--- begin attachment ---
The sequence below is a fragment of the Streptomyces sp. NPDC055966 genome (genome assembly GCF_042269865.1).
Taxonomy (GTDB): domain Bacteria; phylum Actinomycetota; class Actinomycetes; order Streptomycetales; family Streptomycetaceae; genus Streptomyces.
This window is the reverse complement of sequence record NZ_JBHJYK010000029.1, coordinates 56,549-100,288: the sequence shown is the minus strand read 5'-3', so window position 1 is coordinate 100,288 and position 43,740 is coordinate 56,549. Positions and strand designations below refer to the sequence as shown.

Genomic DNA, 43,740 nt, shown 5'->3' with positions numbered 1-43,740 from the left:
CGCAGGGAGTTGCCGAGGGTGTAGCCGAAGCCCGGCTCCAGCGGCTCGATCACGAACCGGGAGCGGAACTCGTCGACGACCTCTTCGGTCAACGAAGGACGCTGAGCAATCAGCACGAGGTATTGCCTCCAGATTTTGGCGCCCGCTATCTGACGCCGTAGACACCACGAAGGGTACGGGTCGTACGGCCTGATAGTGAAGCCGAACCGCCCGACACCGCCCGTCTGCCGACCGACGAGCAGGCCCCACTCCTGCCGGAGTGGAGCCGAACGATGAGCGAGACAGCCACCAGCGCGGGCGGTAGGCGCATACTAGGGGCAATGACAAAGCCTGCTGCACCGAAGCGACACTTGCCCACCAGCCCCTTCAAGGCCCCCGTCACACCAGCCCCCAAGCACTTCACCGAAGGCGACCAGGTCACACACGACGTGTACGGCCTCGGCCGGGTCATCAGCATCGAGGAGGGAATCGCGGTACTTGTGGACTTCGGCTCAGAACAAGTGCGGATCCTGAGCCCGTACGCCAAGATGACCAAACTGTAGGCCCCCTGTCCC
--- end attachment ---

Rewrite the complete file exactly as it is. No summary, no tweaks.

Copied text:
The sequence below is a fragment of the Streptomyces sp. NPDC055966 genome (genome assembly GCF_042269865.1).
Taxonomy (GTDB): domain Bacteria; phylum Actinomycetota; class Actinomycetes; order Streptomycetales; family Streptomycetaceae; genus Streptomyces.
This window is the reverse complement of sequence record NZ_JBHJYK010000029.1, coordinates 56,549-100,288: the sequence shown is the minus strand read 5'-3', so window position 1 is coordinate 100,288 and position 43,740 is coordinate 56,549. Positions and strand designations below refer to the sequence as shown.

Genomic DNA, 43,740 nt, shown 5'->3' with positions numbered 1-43,740 from the left:
CGCAGGGAGTTGCCGAGGGTGTAGCCGAAGCCCGGCTCCAGCGGCTCGATCACGAACCGGGAGCGGAACTCGTCGACGACCTCTTCGGTCAACGAAGGACGCTGAGCAATCAGCACGAGGTATTGCCTCCAGATTTTGGCGCCCGCTATCTGACGCCGTAGACACCACGAAGGGTACGGGTCGTACGGCCTGATAGTGAAGCCGAACCGCCCGACACCGCCCGTCTGCCGACCGACGAGCAGGCCCCACTCCTGCCGGAGTGGAGCCGAACGATGAGCGAGACAGCCACCAGCGCGGGCGGTAGGCGCATACTAGGGGCAATGACAAAGCCTGCTGCACCGAAGCGACACTTGCCCACCAGCCCCTTCAAGGCCCCCGTCACACCAGCCCCCAAGCACTTCACCGAAGGCGACCAGGTCACACACGACGTGTACGGCCTCGGCCGGGTCATCAGCATCGAGGAGGGAATCGCGGTACTTGTGGACTTCGGCTCAGAACAAGTGCGGATCCTGAGCCCGTACGCCAAGATGACCAAACTGTAGGCCCCCTGTCCC